Eucharistic Prayer III (i.e., the Medium One)
I think one of the most adorable things in the world might be when a child learns to read, and proceeds to read one of his or her childhood books to us. Usually, we don’t expect much content from these sorts of books – “See Bob run. Run, Bob, run!” – but nobody cares, because it’s cute, and we listen anyway. But you might think of Eucharistic Prayer III as a child reading a book to you, but instead of Where the Wild Things Are, the child is reading Plato’s Republic or St. Thomas Aquinas’ Summa Contra Gentiles! Eucharistic Prayer III sounds nice and pleasant, but it’s jam packed with important Eucharistic theology and doctrine!
Eucharistic Prayer III is the next anaphora on our chopping block as we dissect it down to its most important elements. It is medium length, somewhere between EPII and EPI, but if you get to the nuts and bolts of it, it’s incredibly theologically complex!
Some of us think of ourselves as Roman Catholic, but really, the Roman version of Catholicism used to be but one of several other “rites” within the larger Latin-speaking Church, each with it’s own style and Eucharistic Prayer. Some are still around today – the Ambrosian Rite (celebrated only in Milan, Italy) and the Mozarabic Rite (celebrated in Toledo and parts of Spain) – and others have disappeared completely. Eucharistic Prayer III reaches out to some of these other traditions, including elements from defunct rites in Spain and Gaul (present-day France).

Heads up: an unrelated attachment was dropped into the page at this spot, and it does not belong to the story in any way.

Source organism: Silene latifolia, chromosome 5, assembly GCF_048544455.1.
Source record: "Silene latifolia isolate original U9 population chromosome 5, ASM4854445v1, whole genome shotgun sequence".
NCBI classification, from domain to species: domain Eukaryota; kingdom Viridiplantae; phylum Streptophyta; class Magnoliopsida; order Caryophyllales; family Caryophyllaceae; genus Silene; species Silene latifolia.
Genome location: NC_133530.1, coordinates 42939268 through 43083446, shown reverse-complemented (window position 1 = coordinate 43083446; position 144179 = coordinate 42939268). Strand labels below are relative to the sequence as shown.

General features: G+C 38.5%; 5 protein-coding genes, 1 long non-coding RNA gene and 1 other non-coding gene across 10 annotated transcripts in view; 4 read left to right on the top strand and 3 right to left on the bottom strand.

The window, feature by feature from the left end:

There are two key themes to unlocking the whole thing: sacrifice and the Holy Spirit. Sacrifice is an important element of the Eucharist, period. But in a special way, it is brought out in this prayer. Sacrifice is what the Mass is – it’s a meal, yes, but as we hear constantly throughout all the Eucharistic Prayers, it is our presence at the foot of the Cross as well. So we’ll hear phrases like, “holy and living sacrifice”, a line borrowed from Theodore of Mopsuestia, a theologian of the early Church, and talk of victims and offerings – things that might have a bad connotation in a secular culture, but which are essential to who we are as Catholics, because they were done by Christ with immense love!
The other big theme throughout Eucharistic Prayer III is the Holy Spirit. Sometimes, this poor guy is forgotten in the context of the Mass, or we only call him when we need him to do something. We know that Jesus is the victim of the sacrifice, and we know that he’s offered to God the Father, but sometimes we don’t think of the Holy Spirit, even if we know he’s there. EPIII underlines the action of the Holy Spirit in the Eucharist – he gathers us as one people to offer that sacrifice, he transforms the gifts of bread and wine into the Body and Blood of Christ, and he transforms us too, giving us meaning to our participation at Mass.
Those are just a couple quick points to introduce you to Eucharistic Prayer III (EPIII, this is St. Michael’s; St. Michael’s, this is EPIII!), but hopefully we’ll be able to pick these things out as we pray together on Sunday!